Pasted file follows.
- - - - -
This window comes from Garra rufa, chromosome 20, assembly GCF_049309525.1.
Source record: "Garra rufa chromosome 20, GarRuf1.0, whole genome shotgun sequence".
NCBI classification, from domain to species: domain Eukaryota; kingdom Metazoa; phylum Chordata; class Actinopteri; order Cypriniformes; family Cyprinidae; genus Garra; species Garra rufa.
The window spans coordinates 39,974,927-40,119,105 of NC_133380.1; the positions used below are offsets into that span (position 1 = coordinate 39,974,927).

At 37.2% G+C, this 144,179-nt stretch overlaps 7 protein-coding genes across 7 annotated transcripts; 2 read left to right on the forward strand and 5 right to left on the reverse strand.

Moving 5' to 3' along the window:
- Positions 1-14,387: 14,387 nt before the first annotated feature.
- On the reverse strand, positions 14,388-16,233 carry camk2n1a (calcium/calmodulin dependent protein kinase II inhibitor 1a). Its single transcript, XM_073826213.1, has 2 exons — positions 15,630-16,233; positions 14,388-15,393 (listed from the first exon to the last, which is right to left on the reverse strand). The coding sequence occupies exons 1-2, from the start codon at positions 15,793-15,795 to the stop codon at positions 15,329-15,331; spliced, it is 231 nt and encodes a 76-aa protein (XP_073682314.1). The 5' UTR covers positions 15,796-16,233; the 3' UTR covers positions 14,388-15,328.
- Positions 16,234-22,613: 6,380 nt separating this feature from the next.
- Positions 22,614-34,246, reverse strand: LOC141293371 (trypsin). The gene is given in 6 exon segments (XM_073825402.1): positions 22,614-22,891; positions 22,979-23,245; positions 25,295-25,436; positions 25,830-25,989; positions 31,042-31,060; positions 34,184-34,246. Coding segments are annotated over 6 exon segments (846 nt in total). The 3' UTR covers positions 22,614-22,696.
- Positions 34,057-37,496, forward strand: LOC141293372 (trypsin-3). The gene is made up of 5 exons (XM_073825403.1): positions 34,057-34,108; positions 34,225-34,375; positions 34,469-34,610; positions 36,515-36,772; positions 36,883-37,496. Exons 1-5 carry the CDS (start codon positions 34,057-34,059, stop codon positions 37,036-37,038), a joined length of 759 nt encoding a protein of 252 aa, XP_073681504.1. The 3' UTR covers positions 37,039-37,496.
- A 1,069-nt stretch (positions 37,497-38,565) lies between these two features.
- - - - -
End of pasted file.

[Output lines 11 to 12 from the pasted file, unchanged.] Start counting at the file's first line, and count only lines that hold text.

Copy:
- Positions 34,057-37,496, forward strand: LOC141293372 (trypsin-3). The gene is made up of 5 exons (XM_073825403.1): positions 34,057-34,108; positions 34,225-34,375; positions 34,469-34,610; positions 36,515-36,772; positions 36,883-37,496. Exons 1-5 carry the CDS (start codon positions 34,057-34,059, stop codon positions 37,036-37,038), a joined length of 759 nt encoding a protein of 252 aa, XP_073681504.1. The 3' UTR covers positions 37,039-37,496.
- A 1,069-nt stretch (positions 37,497-38,565) lies between these two features.